It really upset me, distressed me, when I thought about the loss of tree and leaf and lilac and lilly of the valley. Until it came like an answer (except I don't get answers) - don't you think God knows you and knows what you love? Don't you think that the sweet longings of your heart are probably tuned to the real things of value? Don't you think that what he has in store will be exactly right and fit your heart beautifully?

    So I don't know if it will snow in heaven. But I think maybe there will be something just as good, or better. Though it's hard to imagine anything better than cardinals in snow or deer in the backyard or a backyard full of trees, all tucked behind a stone house. Or a stone house full of people who love you.

    Dang it, Cori. I've got enough things to ache about. Now I'm grieving over something I never had.

  2. Kristen-
    Not only do I appreciate you leaving a word of comment when you visit- not that I am writing for comments, though its nice to know that if someone is by chance reading, they have something to say one way or the other - but I appreciate that you give back to me stories. This does not surprise me, since you are such an accomplished writer. But knowing what energy and time it takes to put something into words makes me feel connected to you, like we have had long, interesting conversations over lunch, only there are no calories involved.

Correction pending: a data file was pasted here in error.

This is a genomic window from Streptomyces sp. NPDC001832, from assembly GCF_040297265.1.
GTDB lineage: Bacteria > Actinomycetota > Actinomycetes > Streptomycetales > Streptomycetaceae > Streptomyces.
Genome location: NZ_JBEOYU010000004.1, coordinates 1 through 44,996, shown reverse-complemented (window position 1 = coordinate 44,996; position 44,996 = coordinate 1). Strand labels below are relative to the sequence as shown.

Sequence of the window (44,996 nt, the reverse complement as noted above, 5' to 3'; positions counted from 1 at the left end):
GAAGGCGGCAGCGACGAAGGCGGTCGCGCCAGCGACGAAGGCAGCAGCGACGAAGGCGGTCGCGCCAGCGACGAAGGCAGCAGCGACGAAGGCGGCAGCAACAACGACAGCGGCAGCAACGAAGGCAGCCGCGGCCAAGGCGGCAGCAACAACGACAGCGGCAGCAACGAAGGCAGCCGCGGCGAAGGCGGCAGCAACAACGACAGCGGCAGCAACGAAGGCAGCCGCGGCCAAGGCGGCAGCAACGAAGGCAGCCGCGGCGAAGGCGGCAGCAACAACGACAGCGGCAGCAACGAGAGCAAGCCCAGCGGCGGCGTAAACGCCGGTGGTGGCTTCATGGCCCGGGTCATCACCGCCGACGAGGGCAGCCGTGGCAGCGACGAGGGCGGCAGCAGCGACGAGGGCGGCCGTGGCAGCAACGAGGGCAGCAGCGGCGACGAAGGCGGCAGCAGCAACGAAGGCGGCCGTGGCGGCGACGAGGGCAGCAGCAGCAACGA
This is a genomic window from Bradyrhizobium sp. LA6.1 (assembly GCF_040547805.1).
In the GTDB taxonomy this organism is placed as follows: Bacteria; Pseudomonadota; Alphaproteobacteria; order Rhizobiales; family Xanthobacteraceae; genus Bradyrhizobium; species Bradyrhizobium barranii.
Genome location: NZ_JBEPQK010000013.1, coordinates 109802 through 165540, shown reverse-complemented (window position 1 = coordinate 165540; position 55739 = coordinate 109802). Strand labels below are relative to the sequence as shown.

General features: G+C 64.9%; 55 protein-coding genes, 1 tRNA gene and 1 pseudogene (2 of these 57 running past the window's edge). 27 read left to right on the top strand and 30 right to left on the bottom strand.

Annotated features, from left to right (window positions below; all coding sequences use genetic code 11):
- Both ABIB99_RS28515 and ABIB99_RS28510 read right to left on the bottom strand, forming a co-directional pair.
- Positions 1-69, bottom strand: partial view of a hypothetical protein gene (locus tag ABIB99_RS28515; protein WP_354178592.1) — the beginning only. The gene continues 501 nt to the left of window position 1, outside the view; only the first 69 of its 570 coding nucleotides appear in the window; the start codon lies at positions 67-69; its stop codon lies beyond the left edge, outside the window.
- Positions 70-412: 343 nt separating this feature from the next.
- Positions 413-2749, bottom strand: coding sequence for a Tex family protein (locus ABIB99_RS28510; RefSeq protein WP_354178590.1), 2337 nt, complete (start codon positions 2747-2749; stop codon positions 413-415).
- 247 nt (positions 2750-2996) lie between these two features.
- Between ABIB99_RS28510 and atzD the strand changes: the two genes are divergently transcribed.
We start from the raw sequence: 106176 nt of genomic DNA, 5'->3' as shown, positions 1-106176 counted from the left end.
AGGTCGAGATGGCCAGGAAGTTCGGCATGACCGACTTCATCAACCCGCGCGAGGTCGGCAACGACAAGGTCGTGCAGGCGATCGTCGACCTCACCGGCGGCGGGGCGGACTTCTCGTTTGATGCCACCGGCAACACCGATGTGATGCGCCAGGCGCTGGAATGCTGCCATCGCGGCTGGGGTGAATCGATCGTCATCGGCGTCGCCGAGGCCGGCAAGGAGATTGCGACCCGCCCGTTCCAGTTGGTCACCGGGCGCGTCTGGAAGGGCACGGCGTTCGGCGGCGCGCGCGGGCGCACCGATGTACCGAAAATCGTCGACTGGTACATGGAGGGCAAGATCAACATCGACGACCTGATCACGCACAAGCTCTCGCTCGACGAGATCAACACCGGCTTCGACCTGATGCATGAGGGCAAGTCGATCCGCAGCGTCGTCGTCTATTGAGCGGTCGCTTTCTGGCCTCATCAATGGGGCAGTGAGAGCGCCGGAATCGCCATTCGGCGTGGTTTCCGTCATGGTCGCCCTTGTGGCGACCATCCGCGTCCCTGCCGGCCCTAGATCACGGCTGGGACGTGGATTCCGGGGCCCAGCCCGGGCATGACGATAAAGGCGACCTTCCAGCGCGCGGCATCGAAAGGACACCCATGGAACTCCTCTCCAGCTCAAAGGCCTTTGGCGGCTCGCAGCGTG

Thank you for that.
    The world of a writer can be (as you know) a rather lonely place.

  3. love it!

    this song always tugs at me. Don't know why, it just does.

    And John has totally inherited or learned some of that same blasted logic. :)

    love you!

  4. I already loved your songs. Learning about their beginnings makes them all the more wonderful. Thank you so much for sharing!

  5. And why do you think I do it? Because I know the lonely place, and here is a story motel, just begging for fellow travelers to rest. We can do it with calories sometime, too - You give to me. I have to return the favor.

  6. I grew up in the hills of Pennsylvania, right outside of Pittsburgh. I went out to Utah to go to school and met my husband here. It has been amazing, but I ache for my family and for my hometown. I haven't had a Christmas with them since my move. I heard your song and just cried, it relates to my life tremendously. Thank you for writing it!